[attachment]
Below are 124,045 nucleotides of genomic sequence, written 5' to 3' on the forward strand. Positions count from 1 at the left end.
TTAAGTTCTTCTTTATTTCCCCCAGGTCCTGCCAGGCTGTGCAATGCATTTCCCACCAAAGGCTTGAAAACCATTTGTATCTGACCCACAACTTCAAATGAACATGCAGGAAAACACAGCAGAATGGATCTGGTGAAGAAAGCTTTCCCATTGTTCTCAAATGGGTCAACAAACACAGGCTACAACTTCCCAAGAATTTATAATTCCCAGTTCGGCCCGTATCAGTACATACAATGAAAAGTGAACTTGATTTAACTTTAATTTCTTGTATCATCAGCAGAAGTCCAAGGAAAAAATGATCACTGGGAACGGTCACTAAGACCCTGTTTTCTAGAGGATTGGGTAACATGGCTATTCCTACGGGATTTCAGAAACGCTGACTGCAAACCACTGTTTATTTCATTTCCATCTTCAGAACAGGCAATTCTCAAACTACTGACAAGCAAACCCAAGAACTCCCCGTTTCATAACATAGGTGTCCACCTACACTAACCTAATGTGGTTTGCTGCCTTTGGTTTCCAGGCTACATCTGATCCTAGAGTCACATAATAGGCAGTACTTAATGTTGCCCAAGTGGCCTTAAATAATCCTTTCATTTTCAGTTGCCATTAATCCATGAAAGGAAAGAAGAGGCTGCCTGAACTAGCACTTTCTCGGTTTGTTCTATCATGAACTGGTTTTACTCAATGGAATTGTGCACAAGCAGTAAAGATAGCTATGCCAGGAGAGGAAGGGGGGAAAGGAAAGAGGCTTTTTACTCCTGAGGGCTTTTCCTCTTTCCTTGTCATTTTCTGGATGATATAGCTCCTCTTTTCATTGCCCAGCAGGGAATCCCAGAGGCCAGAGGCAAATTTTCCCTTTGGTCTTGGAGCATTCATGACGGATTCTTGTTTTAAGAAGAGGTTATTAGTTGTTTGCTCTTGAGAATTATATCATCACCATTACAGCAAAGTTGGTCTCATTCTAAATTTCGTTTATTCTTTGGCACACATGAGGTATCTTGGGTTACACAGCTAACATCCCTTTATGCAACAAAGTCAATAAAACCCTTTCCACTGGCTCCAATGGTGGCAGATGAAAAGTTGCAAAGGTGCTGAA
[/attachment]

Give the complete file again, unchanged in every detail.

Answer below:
Below are 124,045 nucleotides of genomic sequence, written 5' to 3' on the forward strand. Positions count from 1 at the left end.
TTAAGTTCTTCTTTATTTCCCCCAGGTCCTGCCAGGCTGTGCAATGCATTTCCCACCAAAGGCTTGAAAACCATTTGTATCTGACCCACAACTTCAAATGAACATGCAGGAAAACACAGCAGAATGGATCTGGTGAAGAAAGCTTTCCCATTGTTCTCAAATGGGTCAACAAACACAGGCTACAACTTCCCAAGAATTTATAATTCCCAGTTCGGCCCGTATCAGTACATACAATGAAAAGTGAACTTGATTTAACTTTAATTTCTTGTATCATCAGCAGAAGTCCAAGGAAAAAATGATCACTGGGAACGGTCACTAAGACCCTGTTTTCTAGAGGATTGGGTAACATGGCTATTCCTACGGGATTTCAGAAACGCTGACTGCAAACCACTGTTTATTTCATTTCCATCTTCAGAACAGGCAATTCTCAAACTACTGACAAGCAAACCCAAGAACTCCCCGTTTCATAACATAGGTGTCCACCTACACTAACCTAATGTGGTTTGCTGCCTTTGGTTTCCAGGCTACATCTGATCCTAGAGTCACATAATAGGCAGTACTTAATGTTGCCCAAGTGGCCTTAAATAATCCTTTCATTTTCAGTTGCCATTAATCCATGAAAGGAAAGAAGAGGCTGCCTGAACTAGCACTTTCTCGGTTTGTTCTATCATGAACTGGTTTTACTCAATGGAATTGTGCACAAGCAGTAAAGATAGCTATGCCAGGAGAGGAAGGGGGGAAAGGAAAGAGGCTTTTTACTCCTGAGGGCTTTTCCTCTTTCCTTGTCATTTTCTGGATGATATAGCTCCTCTTTTCATTGCCCAGCAGGGAATCCCAGAGGCCAGAGGCAAATTTTCCCTTTGGTCTTGGAGCATTCATGACGGATTCTTGTTTTAAGAAGAGGTTATTAGTTGTTTGCTCTTGAGAATTATATCATCACCATTACAGCAAAGTTGGTCTCATTCTAAATTTCGTTTATTCTTTGGCACACATGAGGTATCTTGGGTTACACAGCTAACATCCCTTTATGCAACAAAGTCAATAAAACCCTTTCCACTGGCTCCAATGGTGGCAGATGAAAAGTTGCAAAGGTGCTGAA